At the Architecture Biennale in Venice, he has been awarded the Golden Lion for the best project of the international exhibition “Freespace”: the juxtaposition of two aerial images before and after a conversion project of a country estate in the Alentejo.
Its minimalist chapel of natural stone blocks, part of the Vatican’s first contribution to the Biennale, invites visitors to contemplate: Eduardo Souto de Moura is Portugal’s most important contemporary architect, winner of the Pritzker Prize, also known as the Nobel Prize for Architecture.
In his hometown of Porto, the 66-year-old rebuilt and extended a narrow two-storey 19th-century cottage. The “Casa 1015” was just a bed & breakfast and has been rented as a holiday home since 2015, in which up to six guests can be accommodated in three bedrooms.
Situated on an L-shaped site in the narrow alleys of the Foz do Douro old town quarter, the house is as minimalist as Souto de Moura’s Venice Chapel – completely in white, beige and light grey shades – and has two interior gardens.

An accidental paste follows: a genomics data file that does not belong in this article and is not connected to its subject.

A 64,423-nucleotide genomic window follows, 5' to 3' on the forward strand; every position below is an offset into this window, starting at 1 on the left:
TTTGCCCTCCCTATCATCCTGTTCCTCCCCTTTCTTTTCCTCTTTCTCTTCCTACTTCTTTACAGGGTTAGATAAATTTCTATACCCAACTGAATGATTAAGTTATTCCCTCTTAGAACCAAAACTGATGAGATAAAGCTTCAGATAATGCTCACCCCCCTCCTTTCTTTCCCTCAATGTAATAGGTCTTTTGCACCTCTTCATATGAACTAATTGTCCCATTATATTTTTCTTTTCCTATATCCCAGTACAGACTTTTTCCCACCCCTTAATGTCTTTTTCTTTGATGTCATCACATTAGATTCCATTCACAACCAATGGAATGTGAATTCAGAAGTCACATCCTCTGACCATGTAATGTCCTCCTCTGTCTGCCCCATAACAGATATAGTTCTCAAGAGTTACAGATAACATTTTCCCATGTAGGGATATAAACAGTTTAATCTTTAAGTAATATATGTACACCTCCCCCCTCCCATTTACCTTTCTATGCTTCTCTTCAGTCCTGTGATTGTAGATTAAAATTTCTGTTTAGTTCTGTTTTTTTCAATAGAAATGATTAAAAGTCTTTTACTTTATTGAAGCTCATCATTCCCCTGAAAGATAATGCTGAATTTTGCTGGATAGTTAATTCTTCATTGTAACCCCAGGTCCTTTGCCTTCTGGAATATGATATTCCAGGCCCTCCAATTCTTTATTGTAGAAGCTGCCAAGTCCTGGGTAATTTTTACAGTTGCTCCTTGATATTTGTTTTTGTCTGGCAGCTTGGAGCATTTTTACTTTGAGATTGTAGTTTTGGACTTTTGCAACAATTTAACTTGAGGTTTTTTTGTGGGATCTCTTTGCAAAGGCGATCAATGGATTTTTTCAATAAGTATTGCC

4. James Wyatt “The Birdhouse”, Badger Dingle (Shropshire/GB)
In the last third of the 18th century James Wyatt (1746-1813) was one of England’s most important architects, and there is a rumor that he was even in conversation as court architect of the Russian Tsarina Catherine the Great. Under the impression of a six-year stay in Italy, he designed houses in the style of classicism, later also neo-Gothic buildings belonged to his repertoire.
In 1773 Wyatt planned the neoclassical red sandstone pavilion near Birmingham for the coal and steel magnate Isaac Hawkins Browne. He wanted a little house inspired by Greek temples overlooking the landscape designed by William Emes.
The house, later called “The Birdhouse”, was used until the 1930s and then decayed until it was repaired in the 1990s. When the house fell to the Landmark Trust in 2015, it was completely renovated inside and outside and is now a romantic getaway for two. From the terrace lined with columns, you can enjoy a spectacular view of the greenery and hear nothing but the twittering of birds, the rustling of leaves and the splashing of water.
5. Le Corbusier “Studio Cité Radieuse”, Marseille (France)
The first “living machine” by Le Corbusier (1887-1965), the most influential architect of the 20th century, was built in Marseille between 1947 and 1951. The Unité d’Habitation, with more than 300 apartments, was a prototype of a new model of living based on a balance between the individual and the collective, which could be used independently of local conditions. This led to further Unités d’Habitation in Rezé near Nantes and in Berlin, among other places.